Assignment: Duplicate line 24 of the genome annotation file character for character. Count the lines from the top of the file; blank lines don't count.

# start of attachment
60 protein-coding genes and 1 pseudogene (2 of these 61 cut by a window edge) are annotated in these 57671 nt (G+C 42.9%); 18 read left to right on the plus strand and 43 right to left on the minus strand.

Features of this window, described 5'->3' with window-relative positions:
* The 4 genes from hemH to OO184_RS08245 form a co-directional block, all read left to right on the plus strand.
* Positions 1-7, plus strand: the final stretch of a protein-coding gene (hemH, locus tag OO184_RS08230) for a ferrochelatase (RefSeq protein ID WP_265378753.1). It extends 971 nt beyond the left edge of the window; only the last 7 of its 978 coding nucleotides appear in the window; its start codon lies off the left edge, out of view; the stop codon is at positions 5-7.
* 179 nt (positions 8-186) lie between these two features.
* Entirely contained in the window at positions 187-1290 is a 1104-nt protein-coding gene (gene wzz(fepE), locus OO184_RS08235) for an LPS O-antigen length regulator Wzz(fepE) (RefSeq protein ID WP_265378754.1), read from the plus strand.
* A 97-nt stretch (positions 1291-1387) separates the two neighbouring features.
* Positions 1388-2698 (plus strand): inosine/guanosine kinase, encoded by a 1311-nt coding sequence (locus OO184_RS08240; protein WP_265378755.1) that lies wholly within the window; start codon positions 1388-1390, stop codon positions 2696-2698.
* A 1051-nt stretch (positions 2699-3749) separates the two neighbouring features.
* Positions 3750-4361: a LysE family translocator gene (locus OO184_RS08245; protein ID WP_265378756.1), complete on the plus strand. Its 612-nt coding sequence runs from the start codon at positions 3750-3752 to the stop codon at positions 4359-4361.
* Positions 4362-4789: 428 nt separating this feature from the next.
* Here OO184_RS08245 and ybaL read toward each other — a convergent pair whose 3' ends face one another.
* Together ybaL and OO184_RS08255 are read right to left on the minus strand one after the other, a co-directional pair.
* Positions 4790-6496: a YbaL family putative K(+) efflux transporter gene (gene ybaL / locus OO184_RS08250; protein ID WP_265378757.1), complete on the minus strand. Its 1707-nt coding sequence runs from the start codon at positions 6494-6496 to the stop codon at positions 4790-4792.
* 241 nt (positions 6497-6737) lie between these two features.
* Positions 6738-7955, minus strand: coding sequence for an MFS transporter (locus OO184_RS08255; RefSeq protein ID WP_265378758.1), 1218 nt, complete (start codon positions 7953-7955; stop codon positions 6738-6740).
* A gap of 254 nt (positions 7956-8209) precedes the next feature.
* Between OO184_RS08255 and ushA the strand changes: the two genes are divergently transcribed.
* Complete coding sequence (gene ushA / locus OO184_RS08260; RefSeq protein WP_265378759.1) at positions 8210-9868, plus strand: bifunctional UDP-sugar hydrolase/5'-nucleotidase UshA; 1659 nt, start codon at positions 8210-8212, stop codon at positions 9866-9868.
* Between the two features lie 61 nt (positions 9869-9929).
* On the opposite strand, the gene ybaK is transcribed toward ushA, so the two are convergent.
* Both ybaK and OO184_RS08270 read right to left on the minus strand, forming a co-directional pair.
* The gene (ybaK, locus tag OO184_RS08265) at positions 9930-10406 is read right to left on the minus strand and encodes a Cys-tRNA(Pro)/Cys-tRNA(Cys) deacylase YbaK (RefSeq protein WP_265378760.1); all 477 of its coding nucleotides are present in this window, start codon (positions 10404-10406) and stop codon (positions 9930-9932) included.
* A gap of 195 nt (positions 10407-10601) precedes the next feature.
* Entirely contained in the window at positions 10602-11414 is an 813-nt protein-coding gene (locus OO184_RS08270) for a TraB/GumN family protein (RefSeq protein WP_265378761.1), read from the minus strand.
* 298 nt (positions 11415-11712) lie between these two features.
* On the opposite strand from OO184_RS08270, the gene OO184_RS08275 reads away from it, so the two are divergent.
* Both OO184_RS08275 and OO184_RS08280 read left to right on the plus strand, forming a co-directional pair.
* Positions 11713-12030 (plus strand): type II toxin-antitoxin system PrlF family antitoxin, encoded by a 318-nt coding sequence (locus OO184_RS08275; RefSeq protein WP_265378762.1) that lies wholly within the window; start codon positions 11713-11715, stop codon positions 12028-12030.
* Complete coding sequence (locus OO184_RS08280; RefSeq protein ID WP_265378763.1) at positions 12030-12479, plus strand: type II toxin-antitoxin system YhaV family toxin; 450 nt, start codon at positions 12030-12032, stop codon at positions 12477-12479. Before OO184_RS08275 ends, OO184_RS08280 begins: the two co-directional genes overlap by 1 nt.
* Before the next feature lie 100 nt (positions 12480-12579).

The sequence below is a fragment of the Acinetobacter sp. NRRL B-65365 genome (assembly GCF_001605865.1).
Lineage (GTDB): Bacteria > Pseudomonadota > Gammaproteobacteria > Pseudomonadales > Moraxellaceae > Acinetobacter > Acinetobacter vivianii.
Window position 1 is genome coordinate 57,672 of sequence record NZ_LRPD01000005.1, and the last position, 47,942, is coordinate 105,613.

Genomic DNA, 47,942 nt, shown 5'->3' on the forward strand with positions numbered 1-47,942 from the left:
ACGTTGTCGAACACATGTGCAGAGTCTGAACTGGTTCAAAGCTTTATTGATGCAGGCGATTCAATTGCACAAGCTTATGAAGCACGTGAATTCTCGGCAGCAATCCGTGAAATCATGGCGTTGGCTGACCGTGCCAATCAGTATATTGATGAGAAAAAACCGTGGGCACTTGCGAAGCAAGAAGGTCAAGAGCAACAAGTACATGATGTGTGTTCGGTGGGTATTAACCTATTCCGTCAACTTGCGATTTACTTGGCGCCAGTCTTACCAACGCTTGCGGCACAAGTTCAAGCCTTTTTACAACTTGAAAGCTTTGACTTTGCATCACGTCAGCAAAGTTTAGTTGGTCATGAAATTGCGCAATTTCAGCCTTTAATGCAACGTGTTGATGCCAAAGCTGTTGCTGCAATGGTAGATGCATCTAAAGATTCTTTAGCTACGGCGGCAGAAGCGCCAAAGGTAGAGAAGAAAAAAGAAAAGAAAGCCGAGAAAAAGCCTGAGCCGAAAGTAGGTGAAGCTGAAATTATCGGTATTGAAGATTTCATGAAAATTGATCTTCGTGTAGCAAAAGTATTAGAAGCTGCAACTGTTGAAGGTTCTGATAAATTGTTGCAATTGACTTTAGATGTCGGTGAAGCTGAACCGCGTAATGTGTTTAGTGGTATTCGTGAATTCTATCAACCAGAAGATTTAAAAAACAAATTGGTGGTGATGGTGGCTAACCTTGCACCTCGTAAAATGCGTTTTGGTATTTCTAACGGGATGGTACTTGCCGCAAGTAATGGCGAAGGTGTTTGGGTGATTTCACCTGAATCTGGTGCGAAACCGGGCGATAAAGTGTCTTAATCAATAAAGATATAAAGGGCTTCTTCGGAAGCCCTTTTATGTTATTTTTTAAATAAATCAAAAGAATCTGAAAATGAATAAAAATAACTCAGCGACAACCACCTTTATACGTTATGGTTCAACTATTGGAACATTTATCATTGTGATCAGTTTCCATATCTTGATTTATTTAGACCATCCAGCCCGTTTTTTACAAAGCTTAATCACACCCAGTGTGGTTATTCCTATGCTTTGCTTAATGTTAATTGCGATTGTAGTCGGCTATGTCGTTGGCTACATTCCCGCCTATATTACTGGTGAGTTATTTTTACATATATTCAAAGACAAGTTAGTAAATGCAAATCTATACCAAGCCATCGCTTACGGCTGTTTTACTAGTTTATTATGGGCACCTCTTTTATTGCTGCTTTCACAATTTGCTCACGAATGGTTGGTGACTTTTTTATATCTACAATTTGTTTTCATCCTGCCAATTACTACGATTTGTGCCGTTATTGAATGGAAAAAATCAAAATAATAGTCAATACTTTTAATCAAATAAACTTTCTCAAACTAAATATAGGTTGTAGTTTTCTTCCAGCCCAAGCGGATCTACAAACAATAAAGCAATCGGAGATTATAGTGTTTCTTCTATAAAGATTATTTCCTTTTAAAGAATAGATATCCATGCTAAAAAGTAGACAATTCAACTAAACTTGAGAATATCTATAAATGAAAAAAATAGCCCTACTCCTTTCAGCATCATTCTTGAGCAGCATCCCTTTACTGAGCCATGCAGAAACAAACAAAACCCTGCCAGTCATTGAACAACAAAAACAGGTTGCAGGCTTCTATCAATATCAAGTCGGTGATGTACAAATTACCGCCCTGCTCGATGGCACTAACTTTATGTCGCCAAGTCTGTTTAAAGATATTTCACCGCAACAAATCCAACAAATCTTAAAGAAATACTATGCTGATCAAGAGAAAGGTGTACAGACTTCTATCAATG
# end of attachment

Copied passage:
* A gap of 195 nt (positions 10407-10601) precedes the next feature.